14. 14. When the process is complete, L2TP packets between the endpoints are encapsulated by IPsec. Since the L2TP packet itself is wrapped and hidden within the IPsec packet, no information about the internal private network can be garnered from the encrypted packet. Also, it is not necessary to open UDP port 1701 on firewalls between the endpoints, since the inner packets are not acted upon until after IPsec data has been decrypted and stripped, which only takes place at the endpoints. If a firewall or packet filter is integrated into the endpoint itself, however, it will probably be necessary to open port 1701 on that endpoint.A potential point of confusion in L2TP/IPsec is the use of the terms tunnel and secure channel. Tunnel refers to a channel which allows untouched packets of one network to be transported over another network. In the case of L2TP/IPsec, it allows L2TP/PPP packets to be transported over IP. A secure channel refers to a connection within which the confidentiality of all data is guaranteed. In L2TP/IPsec, first IPsec provides a secure channel, then L2TP provides a tunnel. Benefits L2TP offers the following benefits: 1. Vendor interoperability. 2. Can be used as part of the wholesale access solution, which allows ISPs to the telco or service providers offer VPNs to Internet Service Providers (ISPs) and other service providers. 3. Can be operated as a client initiated VPN solution, where enterprise customers using a PC, can use the client initiated L2TP from a third party. 4. All value-added features currently available with Cisco's L2F, such as load sharing and backup support, will be available in future IOS releases of L2TP. 5. Supports Multihop, which enables Multichassis Multilink PPP in multiple home gateways. This allows you to stack home gateways so that they appear as a single entity.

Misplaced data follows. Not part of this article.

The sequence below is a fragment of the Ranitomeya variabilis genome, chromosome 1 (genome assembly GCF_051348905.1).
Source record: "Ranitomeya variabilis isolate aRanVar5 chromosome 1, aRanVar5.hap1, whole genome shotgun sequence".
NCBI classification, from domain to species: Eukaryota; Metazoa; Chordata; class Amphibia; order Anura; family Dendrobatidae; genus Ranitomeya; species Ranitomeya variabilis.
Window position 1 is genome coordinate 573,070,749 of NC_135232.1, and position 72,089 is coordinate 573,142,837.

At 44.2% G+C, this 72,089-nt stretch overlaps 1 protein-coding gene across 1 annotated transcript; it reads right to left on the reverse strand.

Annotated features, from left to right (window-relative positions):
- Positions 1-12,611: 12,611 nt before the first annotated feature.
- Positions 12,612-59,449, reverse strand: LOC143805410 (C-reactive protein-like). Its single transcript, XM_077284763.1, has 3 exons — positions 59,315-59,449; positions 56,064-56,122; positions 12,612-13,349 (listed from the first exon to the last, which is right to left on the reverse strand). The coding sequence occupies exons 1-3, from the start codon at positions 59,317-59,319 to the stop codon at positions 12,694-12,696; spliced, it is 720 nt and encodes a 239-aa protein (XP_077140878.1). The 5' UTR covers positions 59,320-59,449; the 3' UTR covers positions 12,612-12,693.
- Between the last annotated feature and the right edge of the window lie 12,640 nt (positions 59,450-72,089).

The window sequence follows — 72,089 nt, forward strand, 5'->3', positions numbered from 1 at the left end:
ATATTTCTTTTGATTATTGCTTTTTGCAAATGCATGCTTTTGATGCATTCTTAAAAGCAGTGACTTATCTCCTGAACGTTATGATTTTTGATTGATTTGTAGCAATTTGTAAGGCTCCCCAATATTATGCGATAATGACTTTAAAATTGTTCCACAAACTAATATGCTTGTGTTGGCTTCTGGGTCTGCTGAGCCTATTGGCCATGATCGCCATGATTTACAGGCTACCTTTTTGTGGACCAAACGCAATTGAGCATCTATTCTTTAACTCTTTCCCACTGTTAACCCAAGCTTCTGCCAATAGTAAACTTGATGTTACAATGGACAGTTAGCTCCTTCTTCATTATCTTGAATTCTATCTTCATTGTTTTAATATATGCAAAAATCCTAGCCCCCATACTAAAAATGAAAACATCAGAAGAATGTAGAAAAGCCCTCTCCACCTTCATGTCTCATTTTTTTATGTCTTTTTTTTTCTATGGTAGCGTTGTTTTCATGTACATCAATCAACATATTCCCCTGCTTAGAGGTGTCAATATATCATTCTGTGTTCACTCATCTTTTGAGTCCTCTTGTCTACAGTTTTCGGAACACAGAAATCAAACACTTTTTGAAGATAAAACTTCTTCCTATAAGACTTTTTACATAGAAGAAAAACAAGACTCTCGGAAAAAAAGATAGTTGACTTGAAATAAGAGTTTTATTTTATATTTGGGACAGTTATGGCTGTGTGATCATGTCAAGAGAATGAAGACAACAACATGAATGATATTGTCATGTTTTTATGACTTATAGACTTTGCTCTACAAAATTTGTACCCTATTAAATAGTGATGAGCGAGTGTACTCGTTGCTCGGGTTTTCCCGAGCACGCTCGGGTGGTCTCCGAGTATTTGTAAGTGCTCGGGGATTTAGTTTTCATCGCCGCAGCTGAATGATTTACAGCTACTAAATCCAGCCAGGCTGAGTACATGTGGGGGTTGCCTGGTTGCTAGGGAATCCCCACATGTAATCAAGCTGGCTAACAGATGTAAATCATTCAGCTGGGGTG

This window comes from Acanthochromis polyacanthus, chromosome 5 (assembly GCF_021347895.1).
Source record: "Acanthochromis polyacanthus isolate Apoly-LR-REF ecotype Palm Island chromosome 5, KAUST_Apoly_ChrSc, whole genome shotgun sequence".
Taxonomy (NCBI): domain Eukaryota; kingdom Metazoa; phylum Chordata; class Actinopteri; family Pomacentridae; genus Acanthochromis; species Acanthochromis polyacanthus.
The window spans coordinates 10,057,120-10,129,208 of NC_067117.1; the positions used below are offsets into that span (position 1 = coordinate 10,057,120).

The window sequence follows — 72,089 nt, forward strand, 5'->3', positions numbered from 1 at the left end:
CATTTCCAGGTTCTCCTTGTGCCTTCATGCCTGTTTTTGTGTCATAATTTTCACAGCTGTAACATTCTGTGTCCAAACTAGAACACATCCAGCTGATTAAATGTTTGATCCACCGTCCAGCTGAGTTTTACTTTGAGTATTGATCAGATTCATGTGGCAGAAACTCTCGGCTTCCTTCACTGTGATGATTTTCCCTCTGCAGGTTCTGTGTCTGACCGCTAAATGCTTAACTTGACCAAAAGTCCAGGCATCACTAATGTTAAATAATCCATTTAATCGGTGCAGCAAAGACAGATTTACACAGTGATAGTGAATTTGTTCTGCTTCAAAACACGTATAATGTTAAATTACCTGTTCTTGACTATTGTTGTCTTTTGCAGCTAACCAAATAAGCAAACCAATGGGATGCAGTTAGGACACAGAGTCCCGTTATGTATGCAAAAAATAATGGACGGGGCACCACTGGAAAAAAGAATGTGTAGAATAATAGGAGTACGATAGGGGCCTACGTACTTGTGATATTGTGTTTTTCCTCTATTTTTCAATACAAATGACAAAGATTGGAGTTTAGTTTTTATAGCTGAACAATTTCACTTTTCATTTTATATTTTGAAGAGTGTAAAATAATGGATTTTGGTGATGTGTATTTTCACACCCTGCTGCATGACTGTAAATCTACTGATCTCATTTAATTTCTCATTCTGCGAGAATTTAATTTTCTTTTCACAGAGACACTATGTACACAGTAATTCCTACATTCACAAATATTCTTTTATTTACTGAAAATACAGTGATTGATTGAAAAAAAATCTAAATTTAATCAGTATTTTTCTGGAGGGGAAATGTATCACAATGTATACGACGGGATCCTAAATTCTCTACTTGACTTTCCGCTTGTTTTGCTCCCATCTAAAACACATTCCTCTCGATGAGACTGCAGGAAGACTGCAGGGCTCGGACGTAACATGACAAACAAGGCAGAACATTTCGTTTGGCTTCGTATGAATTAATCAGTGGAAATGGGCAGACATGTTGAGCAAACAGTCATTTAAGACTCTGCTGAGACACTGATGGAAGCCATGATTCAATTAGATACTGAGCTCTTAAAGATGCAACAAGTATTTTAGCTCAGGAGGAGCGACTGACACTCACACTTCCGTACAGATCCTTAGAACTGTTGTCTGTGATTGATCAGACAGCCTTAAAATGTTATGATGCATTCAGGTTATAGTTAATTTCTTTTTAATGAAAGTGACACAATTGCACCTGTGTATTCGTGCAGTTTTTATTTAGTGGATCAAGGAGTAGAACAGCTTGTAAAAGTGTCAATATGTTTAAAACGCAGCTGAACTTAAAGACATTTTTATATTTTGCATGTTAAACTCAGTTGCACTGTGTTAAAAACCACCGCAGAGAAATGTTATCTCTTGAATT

15. 15. Conclusion L2TP Implementation and Operation is an essential resource for anyone who works with L2TP and Virtual Private Networks. Written for developers and network managers, this book provides an overview of the protocol, a detailed explanation of L2TP architecture, a step-by-step guide to its implementation, and information on L2TP security and management. You will find useful background on the OSI model, the underlying PPP technology, how L2TP tunnels PPP, and L2TP LAC and LNS Layer 2 roles. In addition, the book contains detailed information on such topics as: L2TP deployment models, L2TP tunnel structure, terminology, and function, Protocol state machines, Tunnel authentication and initiation, Header and control message format, including AVP, Control Channel dynamics, Session setup, Proxy authentication, Data handling, including Multilink PPP, L2TP security, SNMP management of L2TP networks and Comparisons with L2F, PPTP, and other VPN technologies.